This weekend was the anniversary of the Battle of the Texel or Kijkduin on 11th August 1673. A combined fleet of English and French ships fought the Dutch during the third Anglo-Dutch wars. I have been researching someone who took part in this battle
I had been looking for the uncle of John Madder. It was said at John Madder’s trial (in 1705) that “he deserved as much as his Uncle Madder met with at Amsterdam, who was there Burnt in Oyl, for attempting to burn their Ships.” I think this uncle was William Mather. (The names Madder and Mather were interchangeable at this time)
William Mather had been a Scottish privateer during the second Anglo-Dutch war and later settled in Amsterdam as a merchant. In 1671 he returned to England, causing the Dutch to confiscate his property and imprison his wife. In early 1673 he became captain of a fire-ship, the Golden Hand.
I discovered a lot of information at the TNA. A preliminary search before my visit, in the TNA catalogue and at British History Online, pinpointed several documents in Admiralty and State Papers. Another website which provides images of some of these documents is State Papers Online – an institutional subscription is required for this site, but they can be seen at TNA and other places.
I discovered a series of letters written in May 1673 from William Mather, complaining about lack of crew and provisions in SP 29/345.
The handwriting and spelling leave a bit to be desired, but he is informing the Admiralty that he has arrived in Shiernes (Sheerness) with His Majesties “Sheep” Golden Hand.
In more letters (in ADM 106) in December 1673 and March 1674 he now captain of another fire-ship the Littel Frances. I ordered the originals of these at TNA – always a thrilling experience to handle the actual documents written by the person you are researching!
In this letter he tells the Admiralty that he is short of a Bosun and is employing someone called William Pyps in that position. Was this is a relative of Samuel Pepyes, who was secretary to the Admiralty Board at the time?
So what was he doing in between these letters? This explained in another letter, dated 29th July 1674.
As you can see this letter has been “professionally” written – he obviously thought his own handwriting wasn’t good enough for a letter of this type. He is asking for payment of £15-11-8 owing to him while he was on the Sovereign (the flag-ship of the fleet) “under cure of wounds … an allowance in satisfaction for my wounds & pay as commander of the Golden Hand from the 11 of August 73 the day I was wounded in the left legg & face to the much impareing the use of my legg (severall bones haveing been taken out) & the sight of my Eye to the 14 November the time I was Cured”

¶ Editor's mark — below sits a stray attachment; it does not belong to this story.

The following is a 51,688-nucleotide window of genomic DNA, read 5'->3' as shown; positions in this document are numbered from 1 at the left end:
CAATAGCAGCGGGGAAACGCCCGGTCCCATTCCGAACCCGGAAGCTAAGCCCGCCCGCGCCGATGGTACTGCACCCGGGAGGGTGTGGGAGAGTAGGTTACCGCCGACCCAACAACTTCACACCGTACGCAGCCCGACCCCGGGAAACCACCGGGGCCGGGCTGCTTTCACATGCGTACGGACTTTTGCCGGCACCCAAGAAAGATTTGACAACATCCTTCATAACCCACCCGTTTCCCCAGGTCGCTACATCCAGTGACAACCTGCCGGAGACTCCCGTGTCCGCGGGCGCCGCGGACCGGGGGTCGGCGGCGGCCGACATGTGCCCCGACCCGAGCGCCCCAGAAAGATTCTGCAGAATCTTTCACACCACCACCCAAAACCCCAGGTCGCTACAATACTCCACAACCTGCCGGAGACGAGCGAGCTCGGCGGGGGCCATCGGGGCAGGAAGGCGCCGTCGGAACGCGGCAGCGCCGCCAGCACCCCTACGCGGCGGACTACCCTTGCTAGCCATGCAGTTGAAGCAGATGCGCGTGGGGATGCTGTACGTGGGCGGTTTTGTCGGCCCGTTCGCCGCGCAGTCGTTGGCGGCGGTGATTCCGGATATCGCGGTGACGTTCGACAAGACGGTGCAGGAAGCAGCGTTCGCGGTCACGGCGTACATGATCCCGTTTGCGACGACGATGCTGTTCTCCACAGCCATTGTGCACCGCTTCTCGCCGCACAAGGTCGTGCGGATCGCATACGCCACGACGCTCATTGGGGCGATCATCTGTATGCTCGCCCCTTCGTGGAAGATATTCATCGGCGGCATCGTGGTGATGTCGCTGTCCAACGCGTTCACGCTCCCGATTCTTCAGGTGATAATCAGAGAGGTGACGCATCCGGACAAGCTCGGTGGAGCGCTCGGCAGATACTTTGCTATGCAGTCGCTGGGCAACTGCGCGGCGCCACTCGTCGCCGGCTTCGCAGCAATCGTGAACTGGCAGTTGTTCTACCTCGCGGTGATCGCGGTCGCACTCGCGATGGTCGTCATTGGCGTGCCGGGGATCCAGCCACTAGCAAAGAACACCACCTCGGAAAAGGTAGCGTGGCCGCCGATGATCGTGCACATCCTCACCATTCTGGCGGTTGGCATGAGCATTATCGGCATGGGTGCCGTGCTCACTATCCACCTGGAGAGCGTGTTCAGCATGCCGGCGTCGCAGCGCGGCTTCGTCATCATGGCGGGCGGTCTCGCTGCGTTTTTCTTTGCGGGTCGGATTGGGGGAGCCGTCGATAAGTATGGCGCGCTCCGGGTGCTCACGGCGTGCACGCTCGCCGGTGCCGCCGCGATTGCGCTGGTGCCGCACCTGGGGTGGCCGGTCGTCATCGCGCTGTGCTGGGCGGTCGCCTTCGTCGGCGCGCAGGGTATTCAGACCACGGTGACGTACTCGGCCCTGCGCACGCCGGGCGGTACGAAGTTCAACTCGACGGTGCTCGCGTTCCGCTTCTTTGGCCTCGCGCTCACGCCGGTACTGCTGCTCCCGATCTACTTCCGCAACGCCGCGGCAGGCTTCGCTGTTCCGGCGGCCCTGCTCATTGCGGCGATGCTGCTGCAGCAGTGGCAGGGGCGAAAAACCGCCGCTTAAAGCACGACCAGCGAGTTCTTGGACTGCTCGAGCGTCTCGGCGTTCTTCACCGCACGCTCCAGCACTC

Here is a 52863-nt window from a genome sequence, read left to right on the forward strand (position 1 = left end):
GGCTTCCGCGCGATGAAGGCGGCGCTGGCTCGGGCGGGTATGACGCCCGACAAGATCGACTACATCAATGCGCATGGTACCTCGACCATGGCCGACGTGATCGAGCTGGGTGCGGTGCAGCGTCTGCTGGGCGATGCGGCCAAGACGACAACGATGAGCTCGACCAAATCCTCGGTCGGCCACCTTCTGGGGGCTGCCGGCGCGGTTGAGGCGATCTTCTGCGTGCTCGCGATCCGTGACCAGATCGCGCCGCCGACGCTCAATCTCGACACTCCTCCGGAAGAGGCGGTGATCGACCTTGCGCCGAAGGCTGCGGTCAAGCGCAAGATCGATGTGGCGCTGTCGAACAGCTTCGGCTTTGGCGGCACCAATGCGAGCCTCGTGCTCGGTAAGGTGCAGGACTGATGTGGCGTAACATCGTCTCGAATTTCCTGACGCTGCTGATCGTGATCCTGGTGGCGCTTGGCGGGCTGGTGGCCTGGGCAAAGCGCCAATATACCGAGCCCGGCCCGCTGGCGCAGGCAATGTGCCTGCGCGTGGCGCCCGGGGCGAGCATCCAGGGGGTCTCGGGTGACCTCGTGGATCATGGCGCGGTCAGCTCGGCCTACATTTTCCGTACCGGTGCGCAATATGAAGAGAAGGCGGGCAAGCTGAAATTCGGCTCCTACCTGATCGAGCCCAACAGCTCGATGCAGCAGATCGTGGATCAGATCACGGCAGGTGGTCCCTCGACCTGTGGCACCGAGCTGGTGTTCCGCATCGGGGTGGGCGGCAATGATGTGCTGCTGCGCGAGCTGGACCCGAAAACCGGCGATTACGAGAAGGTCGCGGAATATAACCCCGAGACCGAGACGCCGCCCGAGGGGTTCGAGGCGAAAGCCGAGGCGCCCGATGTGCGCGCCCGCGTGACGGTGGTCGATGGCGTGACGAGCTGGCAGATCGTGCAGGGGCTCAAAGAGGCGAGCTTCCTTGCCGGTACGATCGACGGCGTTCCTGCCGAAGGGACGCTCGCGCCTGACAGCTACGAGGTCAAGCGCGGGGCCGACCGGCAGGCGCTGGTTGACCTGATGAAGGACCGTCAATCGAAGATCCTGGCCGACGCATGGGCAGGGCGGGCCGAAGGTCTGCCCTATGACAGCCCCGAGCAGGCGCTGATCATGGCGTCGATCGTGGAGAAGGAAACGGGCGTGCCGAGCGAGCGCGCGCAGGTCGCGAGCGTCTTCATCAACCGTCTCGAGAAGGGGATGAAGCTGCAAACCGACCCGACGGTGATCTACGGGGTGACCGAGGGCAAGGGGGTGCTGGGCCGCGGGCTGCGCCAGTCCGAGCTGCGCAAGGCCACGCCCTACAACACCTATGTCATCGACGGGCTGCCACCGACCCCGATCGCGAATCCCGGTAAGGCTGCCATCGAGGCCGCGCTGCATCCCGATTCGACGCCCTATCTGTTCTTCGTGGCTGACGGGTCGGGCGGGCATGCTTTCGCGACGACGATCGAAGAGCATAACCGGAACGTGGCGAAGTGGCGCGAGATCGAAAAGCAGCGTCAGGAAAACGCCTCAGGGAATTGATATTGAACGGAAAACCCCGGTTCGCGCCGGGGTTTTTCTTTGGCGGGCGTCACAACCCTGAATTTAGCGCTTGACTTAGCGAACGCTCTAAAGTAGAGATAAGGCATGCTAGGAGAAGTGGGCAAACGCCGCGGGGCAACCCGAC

So he took part in the battle on 11th August and was wounded. Looking back at the letter of 7th March – does the handwriting get a little worse on the right hand side of the paper? And does this mean that he had lost the sight in his right eye?
At around the same time he was petitioning the King at Hampton Court for help in getting compensation from the Dutch for the loss of his estate. Then his letters stop, but it is not the end of the story.
In April 1679, Eleanor Mather, widow of William Mather petitions the government for a pension of £55 per year “… her husband having been executed on the same account as Mrs Fazier’s.” (SP 29/411). Now who Mrs Faziers husband was and why they were executed I have been unable to find out, but the pension was paid, regularly, until 1685 (death of Charles II?) and then a lump sum of arrears, in 1689 (accession of William and Mary?). This was paid “out of the secret service account”
And that is the end of any documents – and the start of my theories!
Was the story of John Madder’s uncle “burnt in Oyl” a garbled version of the battle of the Texel. He had lived in Amsterdam, he was captain of a fire-ship in a battle against the Dutch and was seriously wounded. Often, when you investigate stories that are passed down in a family, you find some basis for it, even if the story itself is not accurate.
Or there is my more romantic theory. Was he a British spy in the Netherlands? Did he return to Amsterdam, either as a spy or for revenge? The Dutch had taken his estate and his child (his wife miscarried while in prison) and in the battle against them he had lost a leg and an eye. Had he returned and attempted some sabotage (burning ships)? Was he captured and executed? At that time the bodies of pirates were boiled to preserve them for display. Is this an explanation of the story?
Unfortunately I have been unable to find any evidence for this theory. There doesn’t seem to be a record of any such event in Holland.
However, I hope this post gives an example of the amount of information you can find with a bit of digging in the TNA.